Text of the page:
Conservation Bank Director Update
During the campaign, I promised to fight dysfunction and cronyism in Columbia. Since getting to the State House, I have seen that culture is alive and well—as was evident the past few weeks as we considered the nomination of a new director to lead the SC Conservation Bank. I want to explain why I opposed this nomination, and what it says about the work we need to do to clean up our government.
The State’s land bank is the product of the SC Conservation Bank Act of 2002—a bipartisan legislative initiative celebrated by sportsmen and environmentalists alike. Since its inception, the bank has protected South Carolina’s outdoors by acquiring land and conservation easements from voluntary sellers. It is a worthy agency that does good work in our state, and the choice for its next executive director should not be taken lightly.
The bank’s 12-person board reviewed at least 30 applications for the vacant role at the bank, including a number of highly qualified individuals with land bank experience. In the end, they nominated Mike Pitts, a state representative for more than 15 years whose sole qualification for the directorship was his relationship with the legislature.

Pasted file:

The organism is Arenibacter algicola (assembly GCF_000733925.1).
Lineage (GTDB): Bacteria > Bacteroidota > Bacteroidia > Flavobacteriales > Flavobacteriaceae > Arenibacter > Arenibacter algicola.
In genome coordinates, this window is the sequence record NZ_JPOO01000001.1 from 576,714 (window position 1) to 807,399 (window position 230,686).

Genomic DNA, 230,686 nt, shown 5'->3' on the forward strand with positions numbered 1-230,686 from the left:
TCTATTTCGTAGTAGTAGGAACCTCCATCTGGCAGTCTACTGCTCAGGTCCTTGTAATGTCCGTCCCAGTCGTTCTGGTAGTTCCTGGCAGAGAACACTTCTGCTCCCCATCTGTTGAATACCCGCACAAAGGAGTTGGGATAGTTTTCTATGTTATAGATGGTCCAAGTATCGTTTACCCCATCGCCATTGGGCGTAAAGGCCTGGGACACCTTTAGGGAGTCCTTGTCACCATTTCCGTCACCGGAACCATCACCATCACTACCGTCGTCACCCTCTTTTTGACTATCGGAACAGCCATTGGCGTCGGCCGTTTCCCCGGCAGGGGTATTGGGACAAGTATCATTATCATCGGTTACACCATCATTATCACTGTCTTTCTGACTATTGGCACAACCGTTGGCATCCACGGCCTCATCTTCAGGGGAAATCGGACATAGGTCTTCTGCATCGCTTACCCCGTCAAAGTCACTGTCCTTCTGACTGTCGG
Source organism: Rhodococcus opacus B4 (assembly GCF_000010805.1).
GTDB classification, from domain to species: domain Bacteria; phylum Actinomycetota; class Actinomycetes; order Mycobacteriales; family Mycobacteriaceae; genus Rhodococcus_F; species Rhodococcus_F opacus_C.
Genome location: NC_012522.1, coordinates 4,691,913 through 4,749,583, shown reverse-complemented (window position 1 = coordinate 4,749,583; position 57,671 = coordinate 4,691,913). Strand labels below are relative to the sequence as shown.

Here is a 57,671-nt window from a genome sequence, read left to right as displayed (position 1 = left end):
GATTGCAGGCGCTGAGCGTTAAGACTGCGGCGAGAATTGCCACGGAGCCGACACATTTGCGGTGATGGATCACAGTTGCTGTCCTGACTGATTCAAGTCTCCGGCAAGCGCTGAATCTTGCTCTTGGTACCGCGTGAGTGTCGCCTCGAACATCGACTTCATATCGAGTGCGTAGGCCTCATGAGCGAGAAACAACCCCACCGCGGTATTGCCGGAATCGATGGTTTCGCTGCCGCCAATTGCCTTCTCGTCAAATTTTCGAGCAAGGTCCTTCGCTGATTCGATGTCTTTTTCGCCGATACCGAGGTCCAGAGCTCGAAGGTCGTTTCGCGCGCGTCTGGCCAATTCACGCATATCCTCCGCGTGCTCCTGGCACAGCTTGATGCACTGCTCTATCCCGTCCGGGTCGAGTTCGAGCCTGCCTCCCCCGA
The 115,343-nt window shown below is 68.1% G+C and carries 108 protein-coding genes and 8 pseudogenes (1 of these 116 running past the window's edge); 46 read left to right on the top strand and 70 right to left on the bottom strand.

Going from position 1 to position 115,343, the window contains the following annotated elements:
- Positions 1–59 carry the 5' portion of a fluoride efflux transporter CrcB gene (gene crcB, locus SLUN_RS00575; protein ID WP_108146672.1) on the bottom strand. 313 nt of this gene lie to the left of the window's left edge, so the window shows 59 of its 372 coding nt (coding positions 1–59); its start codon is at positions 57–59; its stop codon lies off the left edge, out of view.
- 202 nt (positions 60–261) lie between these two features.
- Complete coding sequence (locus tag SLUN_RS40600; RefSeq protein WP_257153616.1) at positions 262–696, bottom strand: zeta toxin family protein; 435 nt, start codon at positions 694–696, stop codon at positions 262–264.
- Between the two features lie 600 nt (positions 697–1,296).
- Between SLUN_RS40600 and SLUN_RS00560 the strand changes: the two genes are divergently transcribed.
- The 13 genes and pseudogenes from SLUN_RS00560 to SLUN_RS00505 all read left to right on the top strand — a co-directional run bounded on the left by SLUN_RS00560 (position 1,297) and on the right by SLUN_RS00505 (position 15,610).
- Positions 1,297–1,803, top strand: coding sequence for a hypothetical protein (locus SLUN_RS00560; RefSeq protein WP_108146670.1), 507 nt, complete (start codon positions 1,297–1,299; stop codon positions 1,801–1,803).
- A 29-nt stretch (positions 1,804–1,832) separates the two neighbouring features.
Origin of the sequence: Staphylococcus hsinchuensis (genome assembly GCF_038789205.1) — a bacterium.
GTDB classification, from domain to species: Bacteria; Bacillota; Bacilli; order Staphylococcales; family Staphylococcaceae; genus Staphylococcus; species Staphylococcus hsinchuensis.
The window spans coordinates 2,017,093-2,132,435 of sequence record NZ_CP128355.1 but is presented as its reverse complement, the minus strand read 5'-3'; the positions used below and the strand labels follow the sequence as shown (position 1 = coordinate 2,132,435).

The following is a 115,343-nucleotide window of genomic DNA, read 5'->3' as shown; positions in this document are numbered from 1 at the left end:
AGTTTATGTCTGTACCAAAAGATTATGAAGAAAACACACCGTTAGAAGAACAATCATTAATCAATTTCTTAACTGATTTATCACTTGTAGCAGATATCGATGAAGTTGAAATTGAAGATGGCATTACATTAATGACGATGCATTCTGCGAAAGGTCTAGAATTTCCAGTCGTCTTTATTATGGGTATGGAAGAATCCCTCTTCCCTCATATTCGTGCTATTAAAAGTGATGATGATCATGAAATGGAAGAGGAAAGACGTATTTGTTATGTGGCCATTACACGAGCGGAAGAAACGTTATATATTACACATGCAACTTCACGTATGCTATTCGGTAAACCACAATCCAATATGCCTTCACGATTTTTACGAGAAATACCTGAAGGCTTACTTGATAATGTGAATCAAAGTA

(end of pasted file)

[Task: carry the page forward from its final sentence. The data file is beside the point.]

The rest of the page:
At his confirmation hearing last week, Mr. Pitts confirmed he recused himself in March 2018 from voting on the bank’s budget because he was contemplating applying for the director’s position. However, he was unable to explain why he voted in May, just 60 days later, to strip out a provision that would have prohibited a sitting legislator, like him, from getting the job.
Yesterday, Mr. Pitts withdrew his name as a candidate to lead the bank. He did the right thing, and I thank him for making that decision. But stopping this particular nomination is not enough.
While pressing his nomination, some former colleagues of both parties advocated on Mr. Pitts’ behalf citing their personal affinity for him as grounds to support the nomination. That view is flawed and is illustrative of what is wrong with government.
Mike Pitts was not the most qualified candidate for the job. In fact, prior to deciding to pursue the director’s job, his voting record demonstrated antipathy for the SC Conservation Bank. Yet he was able to game the system—voting to keep the job open to him and calling on his personal relationships with colleagues to push his nomination through.
Its cronyism, plain and simple, and far too often, it is how business is done at the State House. It is wrong and it has to stop.
This week, I am introducing a bill to stop the revolving door at the State House by mandating a one-year cooling-off period for legislators before they can apply for public employment. Such a bill will help us avoid a repeat of the last few weeks and is a small next step in the direction of stopping the culture of cronyism in the State House.